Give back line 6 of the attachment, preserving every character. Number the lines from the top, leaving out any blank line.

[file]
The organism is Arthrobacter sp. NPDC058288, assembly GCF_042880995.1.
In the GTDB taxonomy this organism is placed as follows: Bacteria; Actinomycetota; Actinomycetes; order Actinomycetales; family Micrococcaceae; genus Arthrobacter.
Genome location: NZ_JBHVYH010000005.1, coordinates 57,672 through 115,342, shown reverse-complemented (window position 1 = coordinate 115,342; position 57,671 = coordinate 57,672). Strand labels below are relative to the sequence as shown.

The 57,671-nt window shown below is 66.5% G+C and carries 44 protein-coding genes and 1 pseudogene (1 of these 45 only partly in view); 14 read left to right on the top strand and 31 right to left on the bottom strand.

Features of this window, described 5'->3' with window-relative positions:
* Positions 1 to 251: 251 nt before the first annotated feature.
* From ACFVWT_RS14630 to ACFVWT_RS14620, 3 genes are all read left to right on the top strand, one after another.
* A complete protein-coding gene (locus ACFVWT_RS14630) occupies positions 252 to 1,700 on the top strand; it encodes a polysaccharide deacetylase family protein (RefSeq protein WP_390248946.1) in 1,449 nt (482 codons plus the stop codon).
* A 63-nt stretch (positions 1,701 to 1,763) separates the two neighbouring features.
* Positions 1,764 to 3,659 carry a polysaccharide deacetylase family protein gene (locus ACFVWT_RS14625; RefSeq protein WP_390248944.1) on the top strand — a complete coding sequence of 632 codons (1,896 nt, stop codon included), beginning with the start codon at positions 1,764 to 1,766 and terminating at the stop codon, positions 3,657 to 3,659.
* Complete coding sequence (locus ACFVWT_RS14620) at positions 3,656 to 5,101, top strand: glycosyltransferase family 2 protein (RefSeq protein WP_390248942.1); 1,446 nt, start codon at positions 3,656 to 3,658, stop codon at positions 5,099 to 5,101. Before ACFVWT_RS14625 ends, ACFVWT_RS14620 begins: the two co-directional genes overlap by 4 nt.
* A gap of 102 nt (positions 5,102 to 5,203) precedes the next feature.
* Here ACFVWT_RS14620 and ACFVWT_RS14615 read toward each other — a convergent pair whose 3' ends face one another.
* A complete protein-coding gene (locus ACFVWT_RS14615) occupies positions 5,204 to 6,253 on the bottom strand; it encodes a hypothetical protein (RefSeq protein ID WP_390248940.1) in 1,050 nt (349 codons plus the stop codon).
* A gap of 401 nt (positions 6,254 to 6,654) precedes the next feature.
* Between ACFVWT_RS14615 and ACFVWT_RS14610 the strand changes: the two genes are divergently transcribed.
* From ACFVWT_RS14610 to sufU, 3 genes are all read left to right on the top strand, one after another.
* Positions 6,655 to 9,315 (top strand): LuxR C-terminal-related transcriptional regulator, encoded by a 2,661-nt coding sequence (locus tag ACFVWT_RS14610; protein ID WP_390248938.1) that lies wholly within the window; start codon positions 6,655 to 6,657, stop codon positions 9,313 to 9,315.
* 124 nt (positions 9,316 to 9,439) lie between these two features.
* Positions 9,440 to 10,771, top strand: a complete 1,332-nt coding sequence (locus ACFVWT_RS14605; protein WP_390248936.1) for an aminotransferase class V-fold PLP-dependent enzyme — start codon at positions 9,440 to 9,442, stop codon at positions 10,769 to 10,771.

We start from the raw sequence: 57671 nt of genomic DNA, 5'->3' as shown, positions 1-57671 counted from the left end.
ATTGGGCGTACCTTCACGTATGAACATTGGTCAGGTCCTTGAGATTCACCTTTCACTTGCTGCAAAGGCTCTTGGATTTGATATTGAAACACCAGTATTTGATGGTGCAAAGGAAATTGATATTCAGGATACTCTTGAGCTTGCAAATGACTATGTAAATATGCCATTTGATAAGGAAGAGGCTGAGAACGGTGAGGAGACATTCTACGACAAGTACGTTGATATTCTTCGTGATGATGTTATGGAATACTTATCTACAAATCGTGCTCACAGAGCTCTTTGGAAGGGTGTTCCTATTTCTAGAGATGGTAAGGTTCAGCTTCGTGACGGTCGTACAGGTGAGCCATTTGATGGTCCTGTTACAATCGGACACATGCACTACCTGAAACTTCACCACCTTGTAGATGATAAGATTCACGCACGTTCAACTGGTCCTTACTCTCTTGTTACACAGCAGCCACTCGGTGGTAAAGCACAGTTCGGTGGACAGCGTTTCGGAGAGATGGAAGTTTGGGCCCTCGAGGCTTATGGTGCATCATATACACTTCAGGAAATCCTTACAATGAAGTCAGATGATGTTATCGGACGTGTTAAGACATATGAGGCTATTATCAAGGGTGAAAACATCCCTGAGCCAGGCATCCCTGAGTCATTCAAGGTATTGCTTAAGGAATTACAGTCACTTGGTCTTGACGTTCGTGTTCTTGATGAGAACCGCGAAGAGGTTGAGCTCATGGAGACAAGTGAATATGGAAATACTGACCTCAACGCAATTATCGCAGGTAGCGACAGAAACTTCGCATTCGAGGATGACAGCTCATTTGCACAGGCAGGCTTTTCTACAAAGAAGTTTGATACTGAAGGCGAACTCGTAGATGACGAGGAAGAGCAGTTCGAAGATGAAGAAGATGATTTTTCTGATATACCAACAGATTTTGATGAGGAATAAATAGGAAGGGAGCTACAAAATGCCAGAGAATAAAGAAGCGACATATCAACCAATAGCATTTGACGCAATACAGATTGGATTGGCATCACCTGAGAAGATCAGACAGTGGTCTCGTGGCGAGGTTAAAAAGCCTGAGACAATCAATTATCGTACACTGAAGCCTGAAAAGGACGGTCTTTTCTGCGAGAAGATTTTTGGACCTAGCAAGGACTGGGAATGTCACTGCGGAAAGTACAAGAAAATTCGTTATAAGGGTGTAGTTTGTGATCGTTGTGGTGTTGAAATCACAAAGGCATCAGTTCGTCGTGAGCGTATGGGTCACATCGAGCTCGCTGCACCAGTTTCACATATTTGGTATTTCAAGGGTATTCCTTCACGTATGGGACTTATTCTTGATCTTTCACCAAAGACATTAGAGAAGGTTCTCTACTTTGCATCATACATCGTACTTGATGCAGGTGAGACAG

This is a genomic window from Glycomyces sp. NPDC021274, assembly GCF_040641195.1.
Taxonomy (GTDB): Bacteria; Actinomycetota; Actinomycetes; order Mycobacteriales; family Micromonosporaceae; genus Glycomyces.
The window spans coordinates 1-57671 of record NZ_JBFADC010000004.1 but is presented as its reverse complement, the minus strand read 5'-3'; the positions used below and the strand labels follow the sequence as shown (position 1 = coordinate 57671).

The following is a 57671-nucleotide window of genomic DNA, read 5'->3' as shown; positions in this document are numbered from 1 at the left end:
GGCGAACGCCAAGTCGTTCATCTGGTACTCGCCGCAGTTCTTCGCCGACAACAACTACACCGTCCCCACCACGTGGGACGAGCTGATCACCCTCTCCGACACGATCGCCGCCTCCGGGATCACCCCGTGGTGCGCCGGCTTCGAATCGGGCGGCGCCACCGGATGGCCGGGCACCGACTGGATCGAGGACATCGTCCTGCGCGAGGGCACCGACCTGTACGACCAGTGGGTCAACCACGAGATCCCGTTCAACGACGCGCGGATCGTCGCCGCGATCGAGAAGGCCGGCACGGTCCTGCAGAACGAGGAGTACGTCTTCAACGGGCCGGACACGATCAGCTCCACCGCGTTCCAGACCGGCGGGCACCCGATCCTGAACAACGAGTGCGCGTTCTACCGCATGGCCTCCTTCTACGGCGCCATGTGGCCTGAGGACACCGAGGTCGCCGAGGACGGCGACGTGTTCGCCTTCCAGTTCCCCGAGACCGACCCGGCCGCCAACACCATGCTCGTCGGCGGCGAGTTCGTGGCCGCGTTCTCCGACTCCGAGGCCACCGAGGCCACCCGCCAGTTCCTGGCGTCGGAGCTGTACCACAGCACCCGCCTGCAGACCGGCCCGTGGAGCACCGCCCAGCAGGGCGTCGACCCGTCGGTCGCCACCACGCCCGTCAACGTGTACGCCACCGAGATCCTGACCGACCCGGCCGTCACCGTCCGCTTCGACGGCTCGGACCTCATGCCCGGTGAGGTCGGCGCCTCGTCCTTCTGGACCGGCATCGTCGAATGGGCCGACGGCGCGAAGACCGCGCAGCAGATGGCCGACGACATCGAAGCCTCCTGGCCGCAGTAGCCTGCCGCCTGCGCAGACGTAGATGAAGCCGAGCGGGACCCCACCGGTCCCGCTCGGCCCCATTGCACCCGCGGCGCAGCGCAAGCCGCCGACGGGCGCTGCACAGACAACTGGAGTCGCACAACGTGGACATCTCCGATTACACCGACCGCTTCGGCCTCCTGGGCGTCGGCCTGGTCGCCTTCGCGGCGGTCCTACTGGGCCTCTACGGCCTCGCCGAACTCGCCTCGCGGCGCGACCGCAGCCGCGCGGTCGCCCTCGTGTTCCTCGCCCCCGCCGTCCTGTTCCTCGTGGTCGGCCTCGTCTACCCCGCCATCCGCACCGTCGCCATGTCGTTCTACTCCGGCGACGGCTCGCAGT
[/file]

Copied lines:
* Positions 1 to 251: 251 nt before the first annotated feature.